Definitely more spontaneous! Because I’m in so many projects, I don’t really have time to rehearse with all of them regularly. I make sure the bands that I work with are aware of that, and everyone practices their parts on their own. Practice should be for learning your own parts and rehearsals are to be cohesive and tight with everyone else’s. You have to come prepared. Rehearsals should be quick, smooth run throughs. Efficiency is key. With most of my bands we’ll meet up just once or twice the week of the show/s and run through the set a few times. Sometimes I’ll get home right before a show and we won’t get to practice. I’ll just have to practice on the way in the car and be ready to go. There’s also several bands I’m in where we all live in different states, so we might not even get to practice at all. It’s our job to know our parts and show up prepared. I’ve done 3 different tours now where we showed up just having to start the tour because we didn’t have any time to practice together. 2 of those were with people I had never played with before. Practising with click tracks at home is a life and time saver.
SCREAMS MEDIA: Any advice for musicians looking to form a band or start touring?
Start playing, making videos, and getting your name out there. My entire drumming career started with a band I joined from a Craiglist Ad. A lot of people want to tour, but are stubborn and only want to tour with their band. That’s understandable, but it’s so hard to get a new band off the ground and able to tour. Sometimes that means that you need to fill in for another band just to get experience and make connections first. I did my first 2 tours at age 16 as a drum tech. The whole industry is all about who you know, so it doesn’t matter how you get out there and meet people… just do it. If you want to tour bad enough, start out doing merch, teching, or driving for bands... anything that people need. Get out there, meet people, and be a genuine person. Communicate and be honest with your friends and bandmates. Miscommunication and ego is the downfall for so many bands. Be kind and people will remember you for the right reasons. All it takes is meeting one person with the right connections for everything to change. Make sure you ground yourself daily. Even if you do become successful, don’t ever let it get to your head.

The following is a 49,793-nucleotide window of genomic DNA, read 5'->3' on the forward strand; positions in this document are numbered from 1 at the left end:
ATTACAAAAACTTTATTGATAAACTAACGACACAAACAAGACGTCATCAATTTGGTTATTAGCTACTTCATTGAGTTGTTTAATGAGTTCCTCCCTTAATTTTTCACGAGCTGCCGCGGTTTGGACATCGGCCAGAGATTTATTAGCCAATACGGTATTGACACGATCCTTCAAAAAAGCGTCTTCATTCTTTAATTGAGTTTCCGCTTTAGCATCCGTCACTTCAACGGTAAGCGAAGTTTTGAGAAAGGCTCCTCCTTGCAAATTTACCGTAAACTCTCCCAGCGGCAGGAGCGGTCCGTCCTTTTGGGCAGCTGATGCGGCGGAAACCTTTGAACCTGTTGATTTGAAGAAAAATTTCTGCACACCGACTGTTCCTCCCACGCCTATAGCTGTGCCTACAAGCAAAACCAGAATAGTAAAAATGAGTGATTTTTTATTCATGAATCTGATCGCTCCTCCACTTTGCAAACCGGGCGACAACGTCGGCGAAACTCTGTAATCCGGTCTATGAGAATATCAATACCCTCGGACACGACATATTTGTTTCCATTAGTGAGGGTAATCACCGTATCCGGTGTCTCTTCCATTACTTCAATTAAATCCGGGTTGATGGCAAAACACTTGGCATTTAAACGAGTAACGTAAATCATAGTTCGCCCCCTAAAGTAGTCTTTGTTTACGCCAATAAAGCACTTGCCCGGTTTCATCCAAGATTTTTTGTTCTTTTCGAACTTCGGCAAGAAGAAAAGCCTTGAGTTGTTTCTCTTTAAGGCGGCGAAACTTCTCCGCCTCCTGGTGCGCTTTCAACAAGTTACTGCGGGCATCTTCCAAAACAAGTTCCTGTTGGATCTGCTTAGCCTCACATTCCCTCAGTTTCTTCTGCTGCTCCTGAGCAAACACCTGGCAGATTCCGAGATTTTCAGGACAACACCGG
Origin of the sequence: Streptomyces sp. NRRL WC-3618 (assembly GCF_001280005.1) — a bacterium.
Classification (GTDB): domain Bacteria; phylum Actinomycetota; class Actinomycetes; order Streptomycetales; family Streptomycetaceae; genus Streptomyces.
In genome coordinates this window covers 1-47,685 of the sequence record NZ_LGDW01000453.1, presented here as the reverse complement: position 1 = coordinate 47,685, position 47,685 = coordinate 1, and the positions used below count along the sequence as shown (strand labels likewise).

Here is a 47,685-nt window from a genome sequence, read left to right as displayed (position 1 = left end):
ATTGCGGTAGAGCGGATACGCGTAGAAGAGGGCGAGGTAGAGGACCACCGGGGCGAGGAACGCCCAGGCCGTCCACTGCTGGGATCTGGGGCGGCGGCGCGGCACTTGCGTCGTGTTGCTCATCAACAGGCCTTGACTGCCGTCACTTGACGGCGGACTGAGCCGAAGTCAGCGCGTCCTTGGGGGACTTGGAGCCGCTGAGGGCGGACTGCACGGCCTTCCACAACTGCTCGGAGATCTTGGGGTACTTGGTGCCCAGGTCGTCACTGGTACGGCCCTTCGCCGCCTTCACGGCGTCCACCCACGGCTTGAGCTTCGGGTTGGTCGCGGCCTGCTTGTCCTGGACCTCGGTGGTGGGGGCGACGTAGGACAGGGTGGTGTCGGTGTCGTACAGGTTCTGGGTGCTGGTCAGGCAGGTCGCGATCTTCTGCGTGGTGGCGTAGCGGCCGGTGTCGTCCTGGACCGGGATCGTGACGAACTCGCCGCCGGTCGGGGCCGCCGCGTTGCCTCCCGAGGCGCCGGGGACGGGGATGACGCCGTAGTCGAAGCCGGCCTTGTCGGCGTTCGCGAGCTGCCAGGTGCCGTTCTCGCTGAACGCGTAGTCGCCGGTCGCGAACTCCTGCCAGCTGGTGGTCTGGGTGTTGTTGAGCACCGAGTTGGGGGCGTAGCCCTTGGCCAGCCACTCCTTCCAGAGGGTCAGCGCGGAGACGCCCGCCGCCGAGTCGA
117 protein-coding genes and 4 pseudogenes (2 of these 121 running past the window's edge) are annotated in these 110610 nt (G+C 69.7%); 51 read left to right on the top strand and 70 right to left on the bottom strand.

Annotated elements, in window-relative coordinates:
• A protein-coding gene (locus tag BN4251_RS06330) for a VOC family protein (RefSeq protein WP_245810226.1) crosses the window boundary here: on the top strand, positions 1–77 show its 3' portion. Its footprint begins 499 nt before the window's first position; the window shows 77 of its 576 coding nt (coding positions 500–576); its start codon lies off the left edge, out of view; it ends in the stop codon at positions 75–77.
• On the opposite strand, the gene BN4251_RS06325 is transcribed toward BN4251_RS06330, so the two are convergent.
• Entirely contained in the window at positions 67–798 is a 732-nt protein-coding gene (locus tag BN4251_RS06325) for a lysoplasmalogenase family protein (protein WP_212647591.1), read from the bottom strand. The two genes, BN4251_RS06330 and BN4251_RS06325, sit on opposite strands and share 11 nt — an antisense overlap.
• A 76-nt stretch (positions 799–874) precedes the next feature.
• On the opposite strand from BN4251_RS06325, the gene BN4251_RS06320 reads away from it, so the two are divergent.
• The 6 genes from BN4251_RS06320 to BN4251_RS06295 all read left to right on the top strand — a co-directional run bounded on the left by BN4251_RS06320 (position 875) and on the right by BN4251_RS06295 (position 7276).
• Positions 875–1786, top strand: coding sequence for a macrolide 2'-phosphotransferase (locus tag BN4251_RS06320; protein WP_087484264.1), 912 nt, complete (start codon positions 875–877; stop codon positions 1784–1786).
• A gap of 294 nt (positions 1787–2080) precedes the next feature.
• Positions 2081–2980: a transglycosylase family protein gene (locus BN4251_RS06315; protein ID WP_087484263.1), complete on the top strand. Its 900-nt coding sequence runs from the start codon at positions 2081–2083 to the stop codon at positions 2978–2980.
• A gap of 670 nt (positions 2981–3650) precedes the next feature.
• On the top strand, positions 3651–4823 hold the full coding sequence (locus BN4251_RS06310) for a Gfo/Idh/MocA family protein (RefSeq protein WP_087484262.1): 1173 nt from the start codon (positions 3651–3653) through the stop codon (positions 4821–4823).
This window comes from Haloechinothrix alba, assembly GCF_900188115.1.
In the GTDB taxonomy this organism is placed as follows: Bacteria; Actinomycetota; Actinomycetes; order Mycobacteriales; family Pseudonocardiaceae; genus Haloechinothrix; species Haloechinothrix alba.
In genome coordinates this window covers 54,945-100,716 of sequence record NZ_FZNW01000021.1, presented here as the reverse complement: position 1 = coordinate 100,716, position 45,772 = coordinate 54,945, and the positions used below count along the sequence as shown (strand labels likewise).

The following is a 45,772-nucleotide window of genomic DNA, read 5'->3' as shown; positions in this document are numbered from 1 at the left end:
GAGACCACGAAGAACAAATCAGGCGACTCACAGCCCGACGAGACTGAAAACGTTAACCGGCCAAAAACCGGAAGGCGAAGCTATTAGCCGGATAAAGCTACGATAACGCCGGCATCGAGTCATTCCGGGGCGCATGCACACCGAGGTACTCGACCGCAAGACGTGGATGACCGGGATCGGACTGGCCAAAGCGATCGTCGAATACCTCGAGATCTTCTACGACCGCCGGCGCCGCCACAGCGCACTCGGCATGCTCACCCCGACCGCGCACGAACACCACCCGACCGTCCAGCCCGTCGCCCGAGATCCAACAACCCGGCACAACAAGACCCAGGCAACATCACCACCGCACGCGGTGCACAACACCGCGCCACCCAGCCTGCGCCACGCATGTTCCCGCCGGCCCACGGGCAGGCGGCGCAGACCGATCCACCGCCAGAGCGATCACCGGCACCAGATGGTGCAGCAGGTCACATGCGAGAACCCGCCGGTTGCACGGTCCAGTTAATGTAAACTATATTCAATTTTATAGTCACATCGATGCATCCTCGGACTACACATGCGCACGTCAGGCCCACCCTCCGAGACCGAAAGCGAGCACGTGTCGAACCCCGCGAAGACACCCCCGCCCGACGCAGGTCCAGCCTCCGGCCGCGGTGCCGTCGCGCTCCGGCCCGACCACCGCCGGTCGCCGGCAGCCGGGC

SCREAMS MEDIA: Can we briefly talk about a fan, mentor, friend or family who has really inspired you in the past to continue creating? What did this person do or say that had such an impact?
I’m beyond blessed and humbled to have a large, supportive group of people that I don’t know what I’d do without. Too many beautiful people have said such kind things to me, that have truly impacted me more than they’ll ever know. There’s several people that have saved my life and they don’t even know it. I’m incredibly hard on myself, and there’s many times that I’ve felt worthless and wanted to give up. Every time that happens, some beautiful soul comes along and says something that makes me cry and lifts me up. Words can’t even express how grateful I am to the amazing friends and people in my life. Thank you so much
SCREAMS MEDIA: Anything else you would like to mention before we wrap up? Any teasers or things that fans can look forward to this year?
I just want to thank you for caring about me and taking the time to hear what I have to say. I’m completely honored and humbled that I was asked to do this! I have new releases coming from 9 different bands this year! Silvercord Valiant Crusade Dei Aemeth Aeolia Lizard Professor Brojob Circuit Of Suns An Isolationist Hunt The Dinosaur (I’m not in the band anymore but I performed drums on the upcoming album) No tours to announce for any bands just yet, but I’m working on a few that will be sick! Thank you so much again for your time! Always be yourselves, and be kind to each other!